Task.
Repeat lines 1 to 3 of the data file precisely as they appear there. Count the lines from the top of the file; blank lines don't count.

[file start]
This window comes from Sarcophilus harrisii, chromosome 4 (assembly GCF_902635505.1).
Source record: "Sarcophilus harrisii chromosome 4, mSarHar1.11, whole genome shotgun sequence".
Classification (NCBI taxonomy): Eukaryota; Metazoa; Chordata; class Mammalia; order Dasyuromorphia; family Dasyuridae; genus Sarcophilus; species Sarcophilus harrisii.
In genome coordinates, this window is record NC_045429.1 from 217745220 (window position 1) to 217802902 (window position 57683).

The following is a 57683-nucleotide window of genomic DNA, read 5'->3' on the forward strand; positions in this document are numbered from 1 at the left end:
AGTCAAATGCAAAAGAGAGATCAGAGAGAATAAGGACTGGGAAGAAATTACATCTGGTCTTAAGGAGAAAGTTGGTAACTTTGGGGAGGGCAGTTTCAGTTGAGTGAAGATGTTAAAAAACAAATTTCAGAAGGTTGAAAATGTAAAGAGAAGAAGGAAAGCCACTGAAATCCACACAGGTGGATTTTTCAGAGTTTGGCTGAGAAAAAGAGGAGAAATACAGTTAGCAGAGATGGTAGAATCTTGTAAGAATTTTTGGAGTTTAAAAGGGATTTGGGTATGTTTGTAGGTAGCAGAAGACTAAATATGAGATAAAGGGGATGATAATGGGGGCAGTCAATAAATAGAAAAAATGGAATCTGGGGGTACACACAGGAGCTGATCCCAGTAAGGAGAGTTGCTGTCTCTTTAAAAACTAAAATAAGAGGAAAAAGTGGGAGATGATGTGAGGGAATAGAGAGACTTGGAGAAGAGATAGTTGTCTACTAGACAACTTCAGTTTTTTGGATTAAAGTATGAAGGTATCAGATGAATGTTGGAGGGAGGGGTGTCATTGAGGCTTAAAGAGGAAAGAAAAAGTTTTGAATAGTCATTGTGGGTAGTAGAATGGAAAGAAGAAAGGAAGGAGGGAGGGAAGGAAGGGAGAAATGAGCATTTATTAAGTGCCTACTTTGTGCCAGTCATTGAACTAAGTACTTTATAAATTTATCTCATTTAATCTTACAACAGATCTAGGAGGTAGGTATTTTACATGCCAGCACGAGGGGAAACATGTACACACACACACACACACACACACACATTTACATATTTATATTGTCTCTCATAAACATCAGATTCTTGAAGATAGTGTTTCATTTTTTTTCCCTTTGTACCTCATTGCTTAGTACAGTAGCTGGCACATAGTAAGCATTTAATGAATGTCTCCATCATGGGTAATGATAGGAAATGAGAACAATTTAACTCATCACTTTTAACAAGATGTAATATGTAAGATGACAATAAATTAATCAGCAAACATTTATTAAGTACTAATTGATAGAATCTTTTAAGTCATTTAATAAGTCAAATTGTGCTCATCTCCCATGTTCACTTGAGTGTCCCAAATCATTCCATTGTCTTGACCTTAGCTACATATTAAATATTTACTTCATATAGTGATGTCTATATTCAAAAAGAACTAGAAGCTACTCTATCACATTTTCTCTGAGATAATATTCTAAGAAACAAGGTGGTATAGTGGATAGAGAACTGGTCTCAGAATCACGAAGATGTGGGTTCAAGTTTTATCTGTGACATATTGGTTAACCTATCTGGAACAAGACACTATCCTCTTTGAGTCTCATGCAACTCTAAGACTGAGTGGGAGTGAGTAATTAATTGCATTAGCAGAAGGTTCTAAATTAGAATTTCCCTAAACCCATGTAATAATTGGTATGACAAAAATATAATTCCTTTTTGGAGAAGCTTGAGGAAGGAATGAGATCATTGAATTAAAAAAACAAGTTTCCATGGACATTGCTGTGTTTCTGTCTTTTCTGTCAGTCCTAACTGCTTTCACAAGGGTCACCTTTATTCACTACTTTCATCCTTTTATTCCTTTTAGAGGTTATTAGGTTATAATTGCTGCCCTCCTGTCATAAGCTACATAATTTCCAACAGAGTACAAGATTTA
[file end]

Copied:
This window comes from Sarcophilus harrisii, chromosome 4 (assembly GCF_902635505.1).
Source record: "Sarcophilus harrisii chromosome 4, mSarHar1.11, whole genome shotgun sequence".
Classification (NCBI taxonomy): Eukaryota; Metazoa; Chordata; class Mammalia; order Dasyuromorphia; family Dasyuridae; genus Sarcophilus; species Sarcophilus harrisii.